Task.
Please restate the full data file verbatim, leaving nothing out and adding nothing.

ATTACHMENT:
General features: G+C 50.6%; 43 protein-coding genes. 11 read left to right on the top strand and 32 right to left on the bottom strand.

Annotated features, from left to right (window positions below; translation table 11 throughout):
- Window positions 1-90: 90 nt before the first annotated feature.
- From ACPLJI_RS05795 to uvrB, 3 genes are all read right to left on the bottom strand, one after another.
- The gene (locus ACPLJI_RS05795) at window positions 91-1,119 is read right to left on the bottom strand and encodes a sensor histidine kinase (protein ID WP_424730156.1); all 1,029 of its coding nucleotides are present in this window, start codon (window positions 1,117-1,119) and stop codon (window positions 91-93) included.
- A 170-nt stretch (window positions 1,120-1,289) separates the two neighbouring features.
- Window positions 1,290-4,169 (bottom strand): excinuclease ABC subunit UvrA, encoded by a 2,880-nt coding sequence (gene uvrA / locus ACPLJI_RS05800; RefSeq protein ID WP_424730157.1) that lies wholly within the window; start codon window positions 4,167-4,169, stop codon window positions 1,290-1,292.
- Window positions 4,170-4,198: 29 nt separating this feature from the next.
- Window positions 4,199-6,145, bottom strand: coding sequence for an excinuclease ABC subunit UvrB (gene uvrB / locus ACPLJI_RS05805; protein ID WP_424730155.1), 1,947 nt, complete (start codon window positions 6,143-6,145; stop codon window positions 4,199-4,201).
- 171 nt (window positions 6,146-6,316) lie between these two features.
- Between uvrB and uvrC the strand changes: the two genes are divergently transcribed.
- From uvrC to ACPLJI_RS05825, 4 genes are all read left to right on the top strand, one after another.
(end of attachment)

General features: G+C 50.6%; 43 protein-coding genes. 11 read left to right on the top strand and 32 right to left on the bottom strand.

Annotated features, from left to right (window positions below; translation table 11 throughout):
- Window positions 1-90: 90 nt before the first annotated feature.
- From ACPLJI_RS05795 to uvrB, 3 genes are all read right to left on the bottom strand, one after another.
- The gene (locus ACPLJI_RS05795) at window positions 91-1,119 is read right to left on the bottom strand and encodes a sensor histidine kinase (protein ID WP_424730156.1); all 1,029 of its coding nucleotides are present in this window, start codon (window positions 1,117-1,119) and stop codon (window positions 91-93) included.
- A 170-nt stretch (window positions 1,120-1,289) separates the two neighbouring features.
- Window positions 1,290-4,169 (bottom strand): excinuclease ABC subunit UvrA, encoded by a 2,880-nt coding sequence (gene uvrA / locus ACPLJI_RS05800; RefSeq protein ID WP_424730157.1) that lies wholly within the window; start codon window positions 4,167-4,169, stop codon window positions 1,290-1,292.
- Window positions 4,170-4,198: 29 nt separating this feature from the next.
- Window positions 4,199-6,145, bottom strand: coding sequence for an excinuclease ABC subunit UvrB (gene uvrB / locus ACPLJI_RS05805; protein ID WP_424730155.1), 1,947 nt, complete (start codon window positions 6,143-6,145; stop codon window positions 4,199-4,201).
- 171 nt (window positions 6,146-6,316) lie between these two features.
- Between uvrB and uvrC the strand changes: the two genes are divergently transcribed.
- From uvrC to ACPLJI_RS05825, 4 genes are all read left to right on the top strand, one after another.